Placebo Comparator: Placebo
Patients will be treated with placebo for one year
Other: Placebo
Patients in this arm will be treated with placebo

Primary Outcome Measures :
  1. Changes in renal function in diabetic patients treated with aspirin [ Time Frame: 1 year ]

    The aim of our study is to evaluate the decline in renal function in diabetic patients treated with low-dose aspirin (100 mg/day) vs. untreated diabetic patients. In particular, we will evaluate:

    • The absolute change in eGFR, calculated as the difference between eGFR at 12 months - baseline eGFR;
    • The rapid decline in renal function, defined as a reduction of eGFR ≥5 ml/min at 1 years.
    • The change of renal function class (from G1 to G2, from G2 to G3a and so on) at 6 and 12 months.

Secondary Outcome Measures :
  1. Relationship between changes of Thromboxane B2 excretion and renal function in diabetic patients treated with aspirin [ Time Frame: 1 year ]
    As secondary endpoint, we will evaluate changes in the urinary excretion TxB2 both baseline and at one year. Changing levels of urinary TxB2 will then be related to renal function.

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Ages Eligible for Study:   18 Years to 100 Years   (Adult, Older Adult)
Sexes Eligible for Study:   All
Accepts Healthy Volunteers:   No

Inclusion Criteria:

  • Diagnosis of type 2 diabetes: random blood glucose ≥ 200 mg / dl, fasting blood glucose ≥ 126 mg/dl, blood glucose 2 hours after oral glucose tolerance test (75 g) ≥200 mg/dl, treatment with glucose-lowering agents.

Exclusion Criteria:

  1. History of cardiovascular or cerebrovascular events;
  2. Presence of inadequate glycaemic control (glycosylated haemoglobin ≥8%);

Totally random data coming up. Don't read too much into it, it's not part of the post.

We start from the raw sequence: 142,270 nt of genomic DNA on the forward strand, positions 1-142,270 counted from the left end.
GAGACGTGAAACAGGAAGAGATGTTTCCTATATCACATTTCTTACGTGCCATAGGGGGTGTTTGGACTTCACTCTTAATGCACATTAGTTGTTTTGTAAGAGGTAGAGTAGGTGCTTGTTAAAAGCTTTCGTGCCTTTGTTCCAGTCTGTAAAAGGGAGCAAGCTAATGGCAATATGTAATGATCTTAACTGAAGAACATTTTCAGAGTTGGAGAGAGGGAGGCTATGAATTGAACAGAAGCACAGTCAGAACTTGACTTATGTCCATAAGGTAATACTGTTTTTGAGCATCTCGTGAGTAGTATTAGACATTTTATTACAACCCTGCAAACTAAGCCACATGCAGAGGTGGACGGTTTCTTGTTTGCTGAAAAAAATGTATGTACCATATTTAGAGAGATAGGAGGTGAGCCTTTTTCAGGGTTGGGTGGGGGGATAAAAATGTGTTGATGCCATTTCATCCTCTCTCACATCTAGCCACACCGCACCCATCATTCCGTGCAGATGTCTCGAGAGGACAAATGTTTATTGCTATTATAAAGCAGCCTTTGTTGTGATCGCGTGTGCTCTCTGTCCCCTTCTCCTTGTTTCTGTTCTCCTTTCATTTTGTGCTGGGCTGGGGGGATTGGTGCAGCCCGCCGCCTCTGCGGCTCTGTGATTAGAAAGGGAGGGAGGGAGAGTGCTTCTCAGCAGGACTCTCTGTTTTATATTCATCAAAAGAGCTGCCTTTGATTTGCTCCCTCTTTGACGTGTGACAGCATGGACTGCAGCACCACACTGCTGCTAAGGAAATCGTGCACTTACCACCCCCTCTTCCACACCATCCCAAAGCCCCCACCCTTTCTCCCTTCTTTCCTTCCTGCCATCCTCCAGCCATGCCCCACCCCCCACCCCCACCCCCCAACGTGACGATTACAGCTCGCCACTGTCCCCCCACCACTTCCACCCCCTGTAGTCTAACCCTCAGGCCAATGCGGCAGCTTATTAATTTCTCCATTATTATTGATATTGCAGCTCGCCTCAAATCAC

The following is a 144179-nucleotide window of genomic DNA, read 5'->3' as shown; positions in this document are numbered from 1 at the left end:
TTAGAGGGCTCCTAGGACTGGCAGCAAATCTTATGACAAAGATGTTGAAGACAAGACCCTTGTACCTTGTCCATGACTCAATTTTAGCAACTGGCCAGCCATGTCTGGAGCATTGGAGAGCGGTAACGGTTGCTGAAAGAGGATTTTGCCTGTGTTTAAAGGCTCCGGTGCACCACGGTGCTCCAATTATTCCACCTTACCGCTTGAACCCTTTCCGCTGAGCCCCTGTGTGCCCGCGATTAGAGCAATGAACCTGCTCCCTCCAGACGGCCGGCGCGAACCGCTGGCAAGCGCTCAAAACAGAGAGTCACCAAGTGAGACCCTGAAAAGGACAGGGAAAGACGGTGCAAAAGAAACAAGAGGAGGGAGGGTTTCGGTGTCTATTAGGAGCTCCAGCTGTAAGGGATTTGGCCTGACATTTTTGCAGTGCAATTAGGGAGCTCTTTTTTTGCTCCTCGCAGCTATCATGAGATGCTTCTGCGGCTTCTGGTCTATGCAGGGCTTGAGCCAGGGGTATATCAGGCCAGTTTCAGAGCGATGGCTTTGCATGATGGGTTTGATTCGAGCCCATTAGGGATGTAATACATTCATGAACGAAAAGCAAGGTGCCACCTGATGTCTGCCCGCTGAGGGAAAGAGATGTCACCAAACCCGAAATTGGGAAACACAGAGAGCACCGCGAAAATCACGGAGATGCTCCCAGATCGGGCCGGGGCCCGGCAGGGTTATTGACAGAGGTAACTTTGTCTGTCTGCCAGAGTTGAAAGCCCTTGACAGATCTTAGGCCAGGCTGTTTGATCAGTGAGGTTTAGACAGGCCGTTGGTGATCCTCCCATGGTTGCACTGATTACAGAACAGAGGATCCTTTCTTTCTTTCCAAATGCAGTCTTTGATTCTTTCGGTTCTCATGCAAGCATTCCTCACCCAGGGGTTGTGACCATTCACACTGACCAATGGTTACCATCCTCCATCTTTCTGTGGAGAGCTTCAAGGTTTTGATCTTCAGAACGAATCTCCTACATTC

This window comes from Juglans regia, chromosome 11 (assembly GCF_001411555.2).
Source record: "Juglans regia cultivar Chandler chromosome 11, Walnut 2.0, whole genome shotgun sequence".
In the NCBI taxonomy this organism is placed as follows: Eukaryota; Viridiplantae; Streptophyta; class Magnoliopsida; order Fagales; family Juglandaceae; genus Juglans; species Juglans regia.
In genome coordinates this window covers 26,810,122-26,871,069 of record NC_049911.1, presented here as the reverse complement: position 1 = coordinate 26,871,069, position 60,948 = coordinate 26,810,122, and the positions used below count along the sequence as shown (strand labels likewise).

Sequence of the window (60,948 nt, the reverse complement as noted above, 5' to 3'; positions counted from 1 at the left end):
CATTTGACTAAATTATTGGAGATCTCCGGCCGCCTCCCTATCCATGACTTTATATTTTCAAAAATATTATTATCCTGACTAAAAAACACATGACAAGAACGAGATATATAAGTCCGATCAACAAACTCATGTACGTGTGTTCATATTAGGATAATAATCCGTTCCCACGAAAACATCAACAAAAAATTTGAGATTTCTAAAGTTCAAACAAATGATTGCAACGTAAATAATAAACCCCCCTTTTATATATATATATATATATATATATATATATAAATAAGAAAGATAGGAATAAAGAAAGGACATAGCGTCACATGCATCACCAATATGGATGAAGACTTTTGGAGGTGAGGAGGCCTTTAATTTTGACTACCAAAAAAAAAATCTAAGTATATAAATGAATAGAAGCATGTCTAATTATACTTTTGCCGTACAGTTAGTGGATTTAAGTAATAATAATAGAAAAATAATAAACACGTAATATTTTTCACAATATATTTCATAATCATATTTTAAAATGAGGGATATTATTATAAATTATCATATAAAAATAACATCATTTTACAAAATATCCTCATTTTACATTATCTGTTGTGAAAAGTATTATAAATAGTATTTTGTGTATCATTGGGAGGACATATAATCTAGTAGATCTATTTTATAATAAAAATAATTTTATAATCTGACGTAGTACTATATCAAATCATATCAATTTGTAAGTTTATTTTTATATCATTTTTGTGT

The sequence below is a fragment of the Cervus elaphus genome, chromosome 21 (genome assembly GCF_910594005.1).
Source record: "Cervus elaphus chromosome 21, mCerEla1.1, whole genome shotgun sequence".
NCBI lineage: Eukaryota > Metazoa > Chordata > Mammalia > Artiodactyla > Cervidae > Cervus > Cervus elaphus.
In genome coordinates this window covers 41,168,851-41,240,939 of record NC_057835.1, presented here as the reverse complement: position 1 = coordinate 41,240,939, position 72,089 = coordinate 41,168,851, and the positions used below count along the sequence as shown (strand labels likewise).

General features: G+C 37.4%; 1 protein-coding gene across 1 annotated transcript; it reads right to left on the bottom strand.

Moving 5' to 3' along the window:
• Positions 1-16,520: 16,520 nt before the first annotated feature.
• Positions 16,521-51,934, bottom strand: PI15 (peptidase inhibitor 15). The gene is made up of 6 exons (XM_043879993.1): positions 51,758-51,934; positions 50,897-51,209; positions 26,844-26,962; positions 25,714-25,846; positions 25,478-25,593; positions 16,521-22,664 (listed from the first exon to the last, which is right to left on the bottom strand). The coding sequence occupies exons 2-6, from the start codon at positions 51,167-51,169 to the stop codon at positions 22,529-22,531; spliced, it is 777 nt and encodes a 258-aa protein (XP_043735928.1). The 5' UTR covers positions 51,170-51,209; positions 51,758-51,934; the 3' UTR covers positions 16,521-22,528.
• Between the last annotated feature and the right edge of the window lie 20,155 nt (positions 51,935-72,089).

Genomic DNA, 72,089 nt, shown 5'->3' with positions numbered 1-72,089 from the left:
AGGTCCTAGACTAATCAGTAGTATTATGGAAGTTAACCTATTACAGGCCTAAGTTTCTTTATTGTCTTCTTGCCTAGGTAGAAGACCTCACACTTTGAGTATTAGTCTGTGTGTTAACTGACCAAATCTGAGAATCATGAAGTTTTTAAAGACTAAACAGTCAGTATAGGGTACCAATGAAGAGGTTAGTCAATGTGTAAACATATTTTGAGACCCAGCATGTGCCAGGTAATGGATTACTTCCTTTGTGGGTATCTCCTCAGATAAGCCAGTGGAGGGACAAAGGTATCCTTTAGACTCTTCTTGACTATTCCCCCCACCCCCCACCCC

3. Clinical diagnosis of type 1 diabetes (diagnosis of diabetes and insulin use before 35 years of age);
  4. Patients with renal impairment in G4 stage (eGFR <30 ml/min) at baseline;
  5. Chronic active infection or evidence of malignancy in the last 5 years;
  6. Autoimmune systemic disease;
  7. Cardiac arrhythmia;
  8. Use of non-steroidal anti-inflammatory drugs, vitamin supplements, or other antiplatelet agents in the previous 30 days;
  9. Liver Failure (eg cirrhosis);
  10. Use of anticoagulants;
  11. Life expectancy <1 year;
  12. Known allergy to aspirin.

Information from the National Library of Medicine

To learn more about this study, you or your doctor may contact the study research staff using the contact information provided by the sponsor.

Please refer to this study by its identifier (NCT number): NCT02895113

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Contact: Francesco Violi, MD +390649970893
Contact: Daniele Pastori, MD +390649970893

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Internal and Medical Specialities Department - Policlinico Umberto I
Rome, Italy, 00161
Sponsors and Collaborators
University of Roma La Sapienza
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Principal Investigator: Francesco Violi, MD Sapienza University of Rome

Publications automatically indexed to this study by Identifier (NCT Number):
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Responsible Party: Francesco Violi, Full professor, University of Roma La Sapienza Identifier: NCT02895113    
Other Study ID Numbers: LEDA study
First Posted: September 9, 2016    Key Record Dates
Last Update Posted: September 9, 2016
Last Verified: September 2016
Individual Participant Data (IPD) Sharing Statement:
Plan to Share IPD: No
Keywords provided by Francesco Violi, University of Roma La Sapienza:
Renal function
Additional relevant MeSH terms:
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Kidney Diseases
Diabetes Mellitus
Disease Progression
Glucose Metabolism Disorders
Metabolic Diseases
Endocrine System Diseases
Disease Attributes
Pathologic Processes
Urologic Diseases
Anti-Inflammatory Agents, Non-Steroidal
Analgesics, Non-Narcotic
Sensory System Agents
Peripheral Nervous System Agents
Physiological Effects of Drugs
Anti-Inflammatory Agents
Antirheumatic Agents
Fibrinolytic Agents
Fibrin Modulating Agents
Molecular Mechanisms of Pharmacological Action
Platelet Aggregation Inhibitors
Cyclooxygenase Inhibitors
Enzyme Inhibitors